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FTC Again Signals Strong Focus on Independent Contractor Misclassification Actions

    Client Alerts
  • February 29, 2024

The Federal Trade Commission (FTC) continued its steady march toward broadening its enforcement over labor and employment conduct using antitrust laws in early February when Commissioner Alvaro Bedoya declared that the misclassification of workers as independent contractors rather than employees might run afoul of Section 5 of the FTC Act as an "unfair method of competition."

Speaking at the Global Competition Review Summit in Miami, Bedoya parsed Section 5’s prohibition on unfair methods of competition as the "next step" in fighting misclassification. Claiming the unprecedented use of the antitrust laws in the employment forum would be "complementary" rather than duplicative of the Department of Labor (DOL) and National Labor Relations Board’s (NLRB) authority, he claimed the FTC Act was in a position to stop these practices at their "incipiency" before harms are "cemented" when, one supposes, the DOL and NLRB will step in.

This latest step follows closely on the heels of the DOL’s release in January of its final rule on classifying workers as employees or independent contractors under the Fair Labor Standards Act and is the latest in a long line of movements by the current administration toward additional regulation of labor and employment practices.

Arguably, the July 2021 executive order "Promoting Competition in the American Economy" was the first step by endorsing a "whole of government" approach. That was followed by, among other things, Memoranda of Understanding (MOU) between the NLRB and the FTC in July 2022, noting the "common regulatory interest" of the agencies regarding worker misclassification, and between the DOL and Department of Justice Antitrust Division in August 2023, which identified misclassification as an "unfair method of competition." And this week, the FTC challenged a potential merger between two grocery giants, saying for the first time ever that a merger is an antitrust violation because it reduces competition for employees in the labor market. Add to that the FTC’s proposed federal ban on noncompete agreements, and it’s not hard to see the writing on the antitrust wall with respect to employment regulation.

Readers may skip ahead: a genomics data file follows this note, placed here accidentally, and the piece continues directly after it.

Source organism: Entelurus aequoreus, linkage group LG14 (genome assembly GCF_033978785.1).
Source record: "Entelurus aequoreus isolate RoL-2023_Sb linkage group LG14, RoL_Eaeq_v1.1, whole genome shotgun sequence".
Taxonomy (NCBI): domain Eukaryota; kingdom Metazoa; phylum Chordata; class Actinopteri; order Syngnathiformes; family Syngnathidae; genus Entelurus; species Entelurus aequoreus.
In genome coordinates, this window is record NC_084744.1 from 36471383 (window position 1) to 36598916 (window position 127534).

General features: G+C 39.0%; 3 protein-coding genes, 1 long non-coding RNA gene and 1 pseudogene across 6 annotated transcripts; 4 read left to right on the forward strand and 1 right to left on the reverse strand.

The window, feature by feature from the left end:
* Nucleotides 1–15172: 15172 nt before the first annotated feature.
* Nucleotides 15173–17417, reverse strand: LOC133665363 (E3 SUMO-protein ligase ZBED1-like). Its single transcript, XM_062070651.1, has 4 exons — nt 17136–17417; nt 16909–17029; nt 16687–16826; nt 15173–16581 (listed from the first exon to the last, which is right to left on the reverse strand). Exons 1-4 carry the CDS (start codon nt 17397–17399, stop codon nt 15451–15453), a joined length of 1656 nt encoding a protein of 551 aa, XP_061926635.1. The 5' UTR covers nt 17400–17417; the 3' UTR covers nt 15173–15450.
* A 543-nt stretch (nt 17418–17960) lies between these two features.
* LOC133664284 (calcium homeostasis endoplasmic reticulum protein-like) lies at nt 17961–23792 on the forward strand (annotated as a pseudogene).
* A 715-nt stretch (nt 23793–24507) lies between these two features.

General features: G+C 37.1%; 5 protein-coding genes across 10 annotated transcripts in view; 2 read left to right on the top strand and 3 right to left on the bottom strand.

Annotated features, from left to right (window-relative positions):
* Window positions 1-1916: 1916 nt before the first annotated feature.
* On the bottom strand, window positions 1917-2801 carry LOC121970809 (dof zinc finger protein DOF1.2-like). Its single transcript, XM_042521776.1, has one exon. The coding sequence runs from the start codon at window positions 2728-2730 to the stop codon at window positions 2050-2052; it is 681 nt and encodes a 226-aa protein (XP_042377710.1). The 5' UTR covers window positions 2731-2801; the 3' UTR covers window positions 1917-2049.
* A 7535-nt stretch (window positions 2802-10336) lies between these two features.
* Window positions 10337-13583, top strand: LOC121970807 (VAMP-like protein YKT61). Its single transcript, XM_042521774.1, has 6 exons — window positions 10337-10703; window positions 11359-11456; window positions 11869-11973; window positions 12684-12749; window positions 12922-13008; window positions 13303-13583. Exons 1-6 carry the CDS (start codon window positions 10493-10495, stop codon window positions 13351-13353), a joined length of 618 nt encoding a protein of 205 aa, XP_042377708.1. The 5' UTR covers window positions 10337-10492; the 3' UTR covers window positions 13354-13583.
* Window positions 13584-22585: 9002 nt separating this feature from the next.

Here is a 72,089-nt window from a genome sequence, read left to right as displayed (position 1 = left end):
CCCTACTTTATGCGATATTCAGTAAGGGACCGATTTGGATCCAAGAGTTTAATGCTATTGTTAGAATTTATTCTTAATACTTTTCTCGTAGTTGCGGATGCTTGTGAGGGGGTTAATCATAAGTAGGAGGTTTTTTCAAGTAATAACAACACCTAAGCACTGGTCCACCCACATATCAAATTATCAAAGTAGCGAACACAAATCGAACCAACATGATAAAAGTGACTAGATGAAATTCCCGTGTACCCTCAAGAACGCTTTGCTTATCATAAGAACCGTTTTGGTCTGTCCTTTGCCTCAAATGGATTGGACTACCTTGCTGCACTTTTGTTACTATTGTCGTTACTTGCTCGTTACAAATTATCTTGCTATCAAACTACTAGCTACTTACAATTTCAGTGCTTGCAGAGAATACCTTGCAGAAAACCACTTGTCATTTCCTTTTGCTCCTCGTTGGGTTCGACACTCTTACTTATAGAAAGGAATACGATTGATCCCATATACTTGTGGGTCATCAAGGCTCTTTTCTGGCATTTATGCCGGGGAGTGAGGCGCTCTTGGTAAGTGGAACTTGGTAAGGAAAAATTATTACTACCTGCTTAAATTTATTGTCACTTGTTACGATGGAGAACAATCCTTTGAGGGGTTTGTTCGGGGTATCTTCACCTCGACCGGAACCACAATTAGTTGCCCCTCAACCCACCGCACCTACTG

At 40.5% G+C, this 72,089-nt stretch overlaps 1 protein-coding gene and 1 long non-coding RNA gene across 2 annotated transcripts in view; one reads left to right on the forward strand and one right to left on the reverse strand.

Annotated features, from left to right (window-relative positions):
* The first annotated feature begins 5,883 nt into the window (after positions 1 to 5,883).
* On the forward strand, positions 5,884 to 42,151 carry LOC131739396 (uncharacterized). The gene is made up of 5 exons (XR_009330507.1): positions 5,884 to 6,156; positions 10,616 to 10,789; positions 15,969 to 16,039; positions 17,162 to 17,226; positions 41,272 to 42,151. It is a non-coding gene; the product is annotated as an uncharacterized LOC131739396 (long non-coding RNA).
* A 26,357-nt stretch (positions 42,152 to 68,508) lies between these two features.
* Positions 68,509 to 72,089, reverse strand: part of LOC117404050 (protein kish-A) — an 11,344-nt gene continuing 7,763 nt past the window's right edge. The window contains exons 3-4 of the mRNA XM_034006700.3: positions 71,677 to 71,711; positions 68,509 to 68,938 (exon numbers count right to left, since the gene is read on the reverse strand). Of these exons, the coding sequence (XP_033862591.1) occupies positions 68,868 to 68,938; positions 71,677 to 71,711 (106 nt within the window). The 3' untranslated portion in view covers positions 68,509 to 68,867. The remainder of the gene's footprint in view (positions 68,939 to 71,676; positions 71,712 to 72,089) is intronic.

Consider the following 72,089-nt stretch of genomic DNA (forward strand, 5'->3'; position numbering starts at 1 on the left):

The ongoing forays into these areas, which have not previously or traditionally been under the FTC’s umbrella, continue to muddy the waters for clients trying to navigate between the DOL and NLRB’s developed employment and labor laws, and the new "tools" that the FTC is attempting to use. If misclassification falls within unfair competition, it will be a noteworthy expansion of Section 5’s reach.

It is not clear how that expansion would potentially overlap with the NLRB and DOL’s initiatives in the misclassification area. Thus, in analyzing the use of independent contractors versus employees, we advise clients to focus on the rules and requirements of the DOL and NLRB — the agencies customarily charged with supervising these areas. If those are met, then it appears unlikely that the FTC would have support for a claim of unfair competition. Ultimately, what the FTC’s foray may be is simply another agency and avenue for the government to enforce and punish companies that attempt to take an end run around the classification of their workers.

Click here to read more about the MOU between the Department of Labor and Federal Trade Commission.

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